Claude Monet and his “Waterlilies,” Pierre-Auguste Renoir and his “Dance at Le Moulin de la Galette,” Paul Cezanne and his post impressionist work “The Bathers,” and Edgar Degas and his ballerinas are all giants of French art whose contributions to western culture have been felt for more than a hundred years. But not all great French artists are remembered by the world so well, in spite their major impact on western culture. The names of these ground-breaking masters are lost to time and their works don’t hang in a museum, but in the dark corners of our past in the caves of the France.
I can imagine how hard it must have been like for those early artists, stepping into the dark with only a flame to light the way, with only pigment rendered with their own hands creating great murals of the world around them.
I did a little research and was surprised at the difficulty of finding companies that specialize in these cave-hopping tours. I imagine, as with most tours, you get what you pay for.
The Archaeological Institute of America offers a 13-day Prehistoric Cave Art of Spain and France tour lead by Dr. Paul G. Bahn. He’s a Cambridge-educated historian and a published expert on the cave paintings and prehistory and as your the tour leader he’ll guide you from Bilbao, Spain to Toulouse, France while filling your mind with the educational experience of a lifetime.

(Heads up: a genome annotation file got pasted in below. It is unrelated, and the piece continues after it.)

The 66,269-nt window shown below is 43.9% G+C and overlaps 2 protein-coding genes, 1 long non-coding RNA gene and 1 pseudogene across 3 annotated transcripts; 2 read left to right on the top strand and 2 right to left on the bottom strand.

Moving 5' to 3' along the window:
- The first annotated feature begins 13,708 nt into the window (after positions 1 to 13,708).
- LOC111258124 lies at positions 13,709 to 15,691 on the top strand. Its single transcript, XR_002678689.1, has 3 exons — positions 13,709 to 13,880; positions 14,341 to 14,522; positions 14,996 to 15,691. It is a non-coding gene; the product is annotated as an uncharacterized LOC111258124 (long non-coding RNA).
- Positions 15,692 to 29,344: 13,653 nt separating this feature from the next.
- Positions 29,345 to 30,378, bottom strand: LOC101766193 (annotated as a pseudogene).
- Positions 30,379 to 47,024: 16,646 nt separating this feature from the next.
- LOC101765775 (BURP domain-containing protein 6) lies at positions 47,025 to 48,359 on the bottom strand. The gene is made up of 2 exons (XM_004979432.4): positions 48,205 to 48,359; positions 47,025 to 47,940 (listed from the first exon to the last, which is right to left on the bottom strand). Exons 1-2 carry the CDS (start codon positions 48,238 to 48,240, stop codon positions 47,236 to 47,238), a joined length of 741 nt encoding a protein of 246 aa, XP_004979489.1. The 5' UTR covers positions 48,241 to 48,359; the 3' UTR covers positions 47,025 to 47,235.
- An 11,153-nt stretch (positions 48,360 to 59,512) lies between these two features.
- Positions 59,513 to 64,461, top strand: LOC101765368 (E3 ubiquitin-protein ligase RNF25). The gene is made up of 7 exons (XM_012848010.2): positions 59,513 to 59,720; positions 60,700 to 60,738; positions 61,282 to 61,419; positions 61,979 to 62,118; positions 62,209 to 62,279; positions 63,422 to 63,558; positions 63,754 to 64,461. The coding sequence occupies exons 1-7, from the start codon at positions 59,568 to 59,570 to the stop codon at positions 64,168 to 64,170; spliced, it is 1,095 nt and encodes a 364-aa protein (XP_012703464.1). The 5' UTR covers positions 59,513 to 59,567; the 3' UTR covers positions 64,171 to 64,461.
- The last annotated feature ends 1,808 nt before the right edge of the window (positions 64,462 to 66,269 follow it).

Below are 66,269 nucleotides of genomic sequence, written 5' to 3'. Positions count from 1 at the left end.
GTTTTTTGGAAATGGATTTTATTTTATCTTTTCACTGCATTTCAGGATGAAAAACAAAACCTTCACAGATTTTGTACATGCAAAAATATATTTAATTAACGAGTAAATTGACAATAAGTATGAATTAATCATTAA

The Smithsonian offers Smithsonian Journeys Traditions of Southwestern France: Sojourn in the Dordonge. While it doesn’t exclusively focus on the prehistory of man, it does touch on the topic as part of a larger look at the history of the Dordonge River Valley. The focus on the cave paintings at Lazcaux II and Rouffignac as well as the location of the discovery of fossils Cro-Magnon Man dating back 35,000 years are shared as part of the amazing history of a region dotted with medieval fortresses and small villages.
I’m sure you could find your way through the valleys of France, seeking out the caves and hotels on your own. I do know it can be done. But I’ve found that when you’re dealing with such a niche as cave paintings, finding an expert helps even if you’re just looking for advice, not a complete tour. You can also use the more formal itineraries as inspiration to develop your own plan — with a more conservative budget in mind.